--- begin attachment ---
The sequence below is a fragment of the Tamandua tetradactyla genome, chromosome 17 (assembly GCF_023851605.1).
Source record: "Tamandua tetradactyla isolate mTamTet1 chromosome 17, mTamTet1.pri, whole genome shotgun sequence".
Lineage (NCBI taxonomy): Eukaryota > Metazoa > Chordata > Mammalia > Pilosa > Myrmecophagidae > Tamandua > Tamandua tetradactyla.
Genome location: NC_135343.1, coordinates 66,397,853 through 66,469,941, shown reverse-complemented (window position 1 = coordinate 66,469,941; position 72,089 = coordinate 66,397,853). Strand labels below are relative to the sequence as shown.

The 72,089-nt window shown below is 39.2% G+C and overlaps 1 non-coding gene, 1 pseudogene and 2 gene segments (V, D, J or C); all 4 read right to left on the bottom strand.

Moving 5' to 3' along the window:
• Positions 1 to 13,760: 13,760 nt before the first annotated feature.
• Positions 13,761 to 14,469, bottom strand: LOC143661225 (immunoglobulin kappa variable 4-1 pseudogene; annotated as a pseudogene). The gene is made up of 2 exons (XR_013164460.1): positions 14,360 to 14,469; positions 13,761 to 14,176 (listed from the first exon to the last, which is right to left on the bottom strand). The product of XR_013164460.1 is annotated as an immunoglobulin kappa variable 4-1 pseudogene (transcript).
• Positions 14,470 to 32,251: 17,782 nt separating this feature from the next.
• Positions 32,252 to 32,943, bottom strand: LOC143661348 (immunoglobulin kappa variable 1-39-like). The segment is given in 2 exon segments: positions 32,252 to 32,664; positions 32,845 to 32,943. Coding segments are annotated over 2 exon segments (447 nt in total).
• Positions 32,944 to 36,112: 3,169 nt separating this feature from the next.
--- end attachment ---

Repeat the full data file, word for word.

The sequence below is a fragment of the Tamandua tetradactyla genome, chromosome 17 (assembly GCF_023851605.1).
Source record: "Tamandua tetradactyla isolate mTamTet1 chromosome 17, mTamTet1.pri, whole genome shotgun sequence".
Lineage (NCBI taxonomy): Eukaryota > Metazoa > Chordata > Mammalia > Pilosa > Myrmecophagidae > Tamandua > Tamandua tetradactyla.
Genome location: NC_135343.1, coordinates 66,397,853 through 66,469,941, shown reverse-complemented (window position 1 = coordinate 66,469,941; position 72,089 = coordinate 66,397,853). Strand labels below are relative to the sequence as shown.

The 72,089-nt window shown below is 39.2% G+C and overlaps 1 non-coding gene, 1 pseudogene and 2 gene segments (V, D, J or C); all 4 read right to left on the bottom strand.

Moving 5' to 3' along the window:
• Positions 1 to 13,760: 13,760 nt before the first annotated feature.
• Positions 13,761 to 14,469, bottom strand: LOC143661225 (immunoglobulin kappa variable 4-1 pseudogene; annotated as a pseudogene). The gene is made up of 2 exons (XR_013164460.1): positions 14,360 to 14,469; positions 13,761 to 14,176 (listed from the first exon to the last, which is right to left on the bottom strand). The product of XR_013164460.1 is annotated as an immunoglobulin kappa variable 4-1 pseudogene (transcript).
• Positions 14,470 to 32,251: 17,782 nt separating this feature from the next.
• Positions 32,252 to 32,943, bottom strand: LOC143661348 (immunoglobulin kappa variable 1-39-like). The segment is given in 2 exon segments: positions 32,252 to 32,664; positions 32,845 to 32,943. Coding segments are annotated over 2 exon segments (447 nt in total).
• Positions 32,944 to 36,112: 3,169 nt separating this feature from the next.